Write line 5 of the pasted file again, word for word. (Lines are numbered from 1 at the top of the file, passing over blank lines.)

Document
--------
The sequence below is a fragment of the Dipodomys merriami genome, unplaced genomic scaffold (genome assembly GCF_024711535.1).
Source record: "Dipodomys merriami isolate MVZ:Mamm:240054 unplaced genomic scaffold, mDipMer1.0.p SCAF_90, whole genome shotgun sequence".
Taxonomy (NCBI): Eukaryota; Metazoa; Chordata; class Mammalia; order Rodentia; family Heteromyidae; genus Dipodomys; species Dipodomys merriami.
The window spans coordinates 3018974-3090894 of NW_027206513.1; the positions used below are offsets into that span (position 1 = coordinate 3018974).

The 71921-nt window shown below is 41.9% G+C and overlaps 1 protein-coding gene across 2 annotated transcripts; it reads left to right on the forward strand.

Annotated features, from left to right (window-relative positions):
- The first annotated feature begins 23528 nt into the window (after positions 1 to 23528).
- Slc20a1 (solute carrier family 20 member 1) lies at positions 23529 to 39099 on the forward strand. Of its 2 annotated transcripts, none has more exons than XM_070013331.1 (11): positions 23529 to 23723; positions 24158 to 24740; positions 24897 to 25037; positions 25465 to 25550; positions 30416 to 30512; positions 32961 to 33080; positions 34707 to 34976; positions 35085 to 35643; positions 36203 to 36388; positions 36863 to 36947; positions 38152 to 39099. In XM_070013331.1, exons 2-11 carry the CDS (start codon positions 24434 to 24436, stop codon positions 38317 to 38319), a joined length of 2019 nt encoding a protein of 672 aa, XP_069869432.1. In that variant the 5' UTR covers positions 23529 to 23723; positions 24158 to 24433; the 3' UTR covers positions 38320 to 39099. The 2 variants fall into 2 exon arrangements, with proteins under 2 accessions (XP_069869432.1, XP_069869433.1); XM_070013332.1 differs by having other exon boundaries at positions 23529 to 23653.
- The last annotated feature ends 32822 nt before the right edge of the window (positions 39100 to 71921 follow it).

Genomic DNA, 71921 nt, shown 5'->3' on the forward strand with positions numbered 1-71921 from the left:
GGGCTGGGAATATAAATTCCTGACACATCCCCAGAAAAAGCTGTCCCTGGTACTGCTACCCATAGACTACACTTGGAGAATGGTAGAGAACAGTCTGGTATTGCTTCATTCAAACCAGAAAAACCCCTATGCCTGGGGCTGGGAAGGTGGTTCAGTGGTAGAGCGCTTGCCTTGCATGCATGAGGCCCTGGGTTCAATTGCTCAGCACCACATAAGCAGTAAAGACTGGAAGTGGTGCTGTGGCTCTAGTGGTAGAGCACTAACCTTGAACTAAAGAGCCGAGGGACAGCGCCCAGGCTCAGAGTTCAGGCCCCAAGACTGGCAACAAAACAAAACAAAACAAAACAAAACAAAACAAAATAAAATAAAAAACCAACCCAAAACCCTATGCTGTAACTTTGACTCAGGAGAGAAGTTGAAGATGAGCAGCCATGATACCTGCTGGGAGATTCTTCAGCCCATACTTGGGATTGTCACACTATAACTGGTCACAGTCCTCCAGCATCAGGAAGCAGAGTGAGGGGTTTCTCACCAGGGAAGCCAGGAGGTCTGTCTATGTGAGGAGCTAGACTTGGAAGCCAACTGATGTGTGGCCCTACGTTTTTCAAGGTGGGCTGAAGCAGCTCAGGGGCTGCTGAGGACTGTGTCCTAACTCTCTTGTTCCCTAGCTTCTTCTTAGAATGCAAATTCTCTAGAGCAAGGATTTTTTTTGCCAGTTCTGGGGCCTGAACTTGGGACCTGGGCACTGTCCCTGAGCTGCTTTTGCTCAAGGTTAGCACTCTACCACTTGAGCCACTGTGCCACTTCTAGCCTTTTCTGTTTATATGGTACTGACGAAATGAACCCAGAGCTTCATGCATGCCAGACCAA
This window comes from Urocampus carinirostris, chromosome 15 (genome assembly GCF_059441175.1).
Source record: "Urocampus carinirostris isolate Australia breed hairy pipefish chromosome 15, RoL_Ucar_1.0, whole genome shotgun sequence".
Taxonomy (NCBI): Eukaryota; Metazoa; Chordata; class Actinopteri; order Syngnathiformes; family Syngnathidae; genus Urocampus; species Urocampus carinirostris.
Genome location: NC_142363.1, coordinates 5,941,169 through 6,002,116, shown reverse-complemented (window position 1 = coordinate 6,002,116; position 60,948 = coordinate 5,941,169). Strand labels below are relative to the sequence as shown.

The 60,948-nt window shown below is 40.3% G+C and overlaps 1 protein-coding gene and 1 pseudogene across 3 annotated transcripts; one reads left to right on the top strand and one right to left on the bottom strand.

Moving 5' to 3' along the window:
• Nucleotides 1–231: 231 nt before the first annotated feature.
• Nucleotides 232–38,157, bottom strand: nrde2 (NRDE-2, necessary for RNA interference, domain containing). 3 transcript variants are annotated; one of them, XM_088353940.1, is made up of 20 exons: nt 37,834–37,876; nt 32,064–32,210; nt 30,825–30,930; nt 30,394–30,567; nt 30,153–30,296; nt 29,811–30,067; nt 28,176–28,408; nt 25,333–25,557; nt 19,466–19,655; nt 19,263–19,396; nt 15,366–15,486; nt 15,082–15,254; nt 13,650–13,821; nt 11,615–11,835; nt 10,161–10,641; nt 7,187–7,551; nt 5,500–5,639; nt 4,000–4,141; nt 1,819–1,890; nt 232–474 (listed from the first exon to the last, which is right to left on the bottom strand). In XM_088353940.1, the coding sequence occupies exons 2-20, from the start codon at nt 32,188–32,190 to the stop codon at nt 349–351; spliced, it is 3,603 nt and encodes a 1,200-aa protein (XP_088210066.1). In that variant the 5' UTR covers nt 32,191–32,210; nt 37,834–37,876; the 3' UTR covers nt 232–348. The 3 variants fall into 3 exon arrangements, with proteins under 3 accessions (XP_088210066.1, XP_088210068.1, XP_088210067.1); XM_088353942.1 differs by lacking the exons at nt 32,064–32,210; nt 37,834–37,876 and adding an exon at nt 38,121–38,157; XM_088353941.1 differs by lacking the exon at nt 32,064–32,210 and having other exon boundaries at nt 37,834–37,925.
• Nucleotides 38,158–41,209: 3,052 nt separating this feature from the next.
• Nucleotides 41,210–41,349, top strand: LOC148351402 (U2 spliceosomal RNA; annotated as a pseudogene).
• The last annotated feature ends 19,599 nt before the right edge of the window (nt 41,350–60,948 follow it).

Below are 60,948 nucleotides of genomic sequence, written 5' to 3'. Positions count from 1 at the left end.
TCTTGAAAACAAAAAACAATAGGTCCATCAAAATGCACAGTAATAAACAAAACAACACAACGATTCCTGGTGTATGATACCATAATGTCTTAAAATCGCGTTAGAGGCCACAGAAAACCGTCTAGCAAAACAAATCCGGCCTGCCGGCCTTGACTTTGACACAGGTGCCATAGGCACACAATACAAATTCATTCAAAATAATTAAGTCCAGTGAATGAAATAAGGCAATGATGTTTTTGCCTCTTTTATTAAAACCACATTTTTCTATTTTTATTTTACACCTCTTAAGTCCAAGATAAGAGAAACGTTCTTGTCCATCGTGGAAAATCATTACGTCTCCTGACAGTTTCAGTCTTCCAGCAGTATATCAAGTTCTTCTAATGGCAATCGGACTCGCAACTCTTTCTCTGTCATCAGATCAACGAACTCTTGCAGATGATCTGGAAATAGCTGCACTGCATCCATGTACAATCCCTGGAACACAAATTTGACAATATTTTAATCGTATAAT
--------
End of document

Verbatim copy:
The 71921-nt window shown below is 41.9% G+C and overlaps 1 protein-coding gene across 2 annotated transcripts; it reads left to right on the forward strand.